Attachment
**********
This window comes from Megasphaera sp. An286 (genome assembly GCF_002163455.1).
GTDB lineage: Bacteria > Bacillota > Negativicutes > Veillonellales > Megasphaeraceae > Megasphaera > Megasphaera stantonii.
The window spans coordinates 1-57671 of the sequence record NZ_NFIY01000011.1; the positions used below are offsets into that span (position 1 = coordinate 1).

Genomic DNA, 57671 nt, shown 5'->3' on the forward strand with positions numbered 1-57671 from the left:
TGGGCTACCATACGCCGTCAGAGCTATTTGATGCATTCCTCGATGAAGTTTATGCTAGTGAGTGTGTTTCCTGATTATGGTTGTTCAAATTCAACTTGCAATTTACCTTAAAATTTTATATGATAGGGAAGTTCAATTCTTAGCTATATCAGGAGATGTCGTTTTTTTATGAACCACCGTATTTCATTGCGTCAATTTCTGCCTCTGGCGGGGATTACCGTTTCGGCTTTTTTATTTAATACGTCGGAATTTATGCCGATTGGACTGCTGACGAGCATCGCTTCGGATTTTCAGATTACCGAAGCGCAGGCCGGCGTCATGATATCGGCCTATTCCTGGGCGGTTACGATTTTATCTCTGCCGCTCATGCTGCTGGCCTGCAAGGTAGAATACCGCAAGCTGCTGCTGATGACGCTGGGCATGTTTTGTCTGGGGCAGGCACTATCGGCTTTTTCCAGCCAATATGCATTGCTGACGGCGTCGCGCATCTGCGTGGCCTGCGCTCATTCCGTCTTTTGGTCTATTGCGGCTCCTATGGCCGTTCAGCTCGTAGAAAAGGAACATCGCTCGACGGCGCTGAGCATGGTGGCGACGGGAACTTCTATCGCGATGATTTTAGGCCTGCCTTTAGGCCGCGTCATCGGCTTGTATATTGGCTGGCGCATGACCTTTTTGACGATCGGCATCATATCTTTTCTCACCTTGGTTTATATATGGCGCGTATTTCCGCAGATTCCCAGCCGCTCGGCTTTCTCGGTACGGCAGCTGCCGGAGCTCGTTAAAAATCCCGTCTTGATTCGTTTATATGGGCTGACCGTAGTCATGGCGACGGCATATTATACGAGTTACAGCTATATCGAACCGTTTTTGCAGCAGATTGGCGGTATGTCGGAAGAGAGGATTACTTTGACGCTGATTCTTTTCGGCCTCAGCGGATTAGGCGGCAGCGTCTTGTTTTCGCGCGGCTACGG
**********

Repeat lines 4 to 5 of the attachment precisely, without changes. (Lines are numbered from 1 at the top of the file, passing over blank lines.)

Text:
Genomic DNA, 57671 nt, shown 5'->3' on the forward strand with positions numbered 1-57671 from the left:
TGGGCTACCATACGCCGTCAGAGCTATTTGATGCATTCCTCGATGAAGTTTATGCTAGTGAGTGTGTTTCCTGATTATGGTTGTTCAAATTCAACTTGCAATTTACCTTAAAATTTTATATGATAGGGAAGTTCAATTCTTAGCTATATCAGGAGATGTCGTTTTTTTATGAACCACCGTATTTCATTGCGTCAATTTCTGCCTCTGGCGGGGATTACCGTTTCGGCTTTTTTATTTAATACGTCGGAATTTATGCCGATTGGACTGCTGACGAGCATCGCTTCGGATTTTCAGATTACCGAAGCGCAGGCCGGCGTCATGATATCGGCCTATTCCTGGGCGGTTACGATTTTATCTCTGCCGCTCATGCTGCTGGCCTGCAAGGTAGAATACCGCAAGCTGCTGCTGATGACGCTGGGCATGTTTTGTCTGGGGCAGGCACTATCGGCTTTTTCCAGCCAATATGCATTGCTGACGGCGTCGCGCATCTGCGTGGCCTGCGCTCATTCCGTCTTTTGGTCTATTGCGGCTCCTATGGCCGTTCAGCTCGTAGAAAAGGAACATCGCTCGACGGCGCTGAGCATGGTGGCGACGGGAACTTCTATCGCGATGATTTTAGGCCTGCCTTTAGGCCGCGTCATCGGCTTGTATATTGGCTGGCGCATGACCTTTTTGACGATCGGCATCATATCTTTTCTCACCTTGGTTTATATATGGCGCGTATTTCCGCAGATTCCCAGCCGCTCGGCTTTCTCGGTACGGCAGCTGCCGGAGCTCGTTAAAAATCCCGTCTTGATTCGTTTATATGGGCTGACCGTAGTCATGGCGACGGCATATTATACGAGTTACAGCTATATCGAACCGTTTTTGCAGCAGATTGGCGGTATGTCGGAAGAGAGGATTACTTTGACGCTGATTCTTTTCGGCCTCAGCGGATTAGGCGGCAGCGTCTTGTTTTCGCGCGGCTACGG